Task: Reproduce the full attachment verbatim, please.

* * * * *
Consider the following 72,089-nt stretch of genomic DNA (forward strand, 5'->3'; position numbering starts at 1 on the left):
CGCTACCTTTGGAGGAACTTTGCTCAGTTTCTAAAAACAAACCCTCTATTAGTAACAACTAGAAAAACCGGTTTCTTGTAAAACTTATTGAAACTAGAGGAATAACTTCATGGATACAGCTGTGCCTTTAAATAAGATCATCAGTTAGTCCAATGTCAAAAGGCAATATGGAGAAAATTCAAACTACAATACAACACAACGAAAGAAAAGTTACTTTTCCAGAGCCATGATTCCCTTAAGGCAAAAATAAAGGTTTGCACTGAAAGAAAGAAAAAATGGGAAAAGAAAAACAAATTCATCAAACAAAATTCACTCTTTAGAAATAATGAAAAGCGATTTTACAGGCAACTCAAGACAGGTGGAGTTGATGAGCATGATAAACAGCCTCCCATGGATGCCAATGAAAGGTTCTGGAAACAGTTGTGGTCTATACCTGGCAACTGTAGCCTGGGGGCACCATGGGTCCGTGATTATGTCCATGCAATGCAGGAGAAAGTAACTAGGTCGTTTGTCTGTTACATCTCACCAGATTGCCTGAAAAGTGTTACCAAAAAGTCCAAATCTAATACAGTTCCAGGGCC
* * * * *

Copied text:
Consider the following 72,089-nt stretch of genomic DNA (forward strand, 5'->3'; position numbering starts at 1 on the left):
CGCTACCTTTGGAGGAACTTTGCTCAGTTTCTAAAAACAAACCCTCTATTAGTAACAACTAGAAAAACCGGTTTCTTGTAAAACTTATTGAAACTAGAGGAATAACTTCATGGATACAGCTGTGCCTTTAAATAAGATCATCAGTTAGTCCAATGTCAAAAGGCAATATGGAGAAAATTCAAACTACAATACAACACAACGAAAGAAAAGTTACTTTTCCAGAGCCATGATTCCCTTAAGGCAAAAATAAAGGTTTGCACTGAAAGAAAGAAAAAATGGGAAAAGAAAAACAAATTCATCAAACAAAATTCACTCTTTAGAAATAATGAAAAGCGATTTTACAGGCAACTCAAGACAGGTGGAGTTGATGAGCATGATAAACAGCCTCCCATGGATGCCAATGAAAGGTTCTGGAAACAGTTGTGGTCTATACCTGGCAACTGTAGCCTGGGGGCACCATGGGTCCGTGATTATGTCCATGCAATGCAGGAGAAAGTAACTAGGTCGTTTGTCTGTTACATCTCACCAGATTGCCTGAAAAGTGTTACCAAAAAGTCCAAATCTAATACAGTTCCAGGGCC